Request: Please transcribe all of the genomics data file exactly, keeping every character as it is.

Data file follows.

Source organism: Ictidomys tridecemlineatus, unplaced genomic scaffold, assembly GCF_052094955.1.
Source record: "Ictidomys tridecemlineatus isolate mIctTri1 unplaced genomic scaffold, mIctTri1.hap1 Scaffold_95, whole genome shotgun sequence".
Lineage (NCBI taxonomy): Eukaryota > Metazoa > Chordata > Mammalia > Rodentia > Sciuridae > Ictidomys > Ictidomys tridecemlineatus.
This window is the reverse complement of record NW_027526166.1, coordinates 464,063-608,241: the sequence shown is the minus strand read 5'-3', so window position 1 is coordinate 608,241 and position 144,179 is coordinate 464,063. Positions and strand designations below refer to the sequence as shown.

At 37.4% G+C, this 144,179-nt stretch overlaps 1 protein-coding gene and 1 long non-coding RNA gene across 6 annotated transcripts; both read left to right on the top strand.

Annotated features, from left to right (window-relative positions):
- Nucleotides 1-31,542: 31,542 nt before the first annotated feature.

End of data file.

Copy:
Source organism: Ictidomys tridecemlineatus, unplaced genomic scaffold, assembly GCF_052094955.1.
Source record: "Ictidomys tridecemlineatus isolate mIctTri1 unplaced genomic scaffold, mIctTri1.hap1 Scaffold_95, whole genome shotgun sequence".
Lineage (NCBI taxonomy): Eukaryota > Metazoa > Chordata > Mammalia > Rodentia > Sciuridae > Ictidomys > Ictidomys tridecemlineatus.
This window is the reverse complement of record NW_027526166.1, coordinates 464,063-608,241: the sequence shown is the minus strand read 5'-3', so window position 1 is coordinate 608,241 and position 144,179 is coordinate 464,063. Positions and strand designations below refer to the sequence as shown.

At 37.4% G+C, this 144,179-nt stretch overlaps 1 protein-coding gene and 1 long non-coding RNA gene across 6 annotated transcripts; both read left to right on the top strand.

Annotated features, from left to right (window-relative positions):
- Nucleotides 1-31,542: 31,542 nt before the first annotated feature.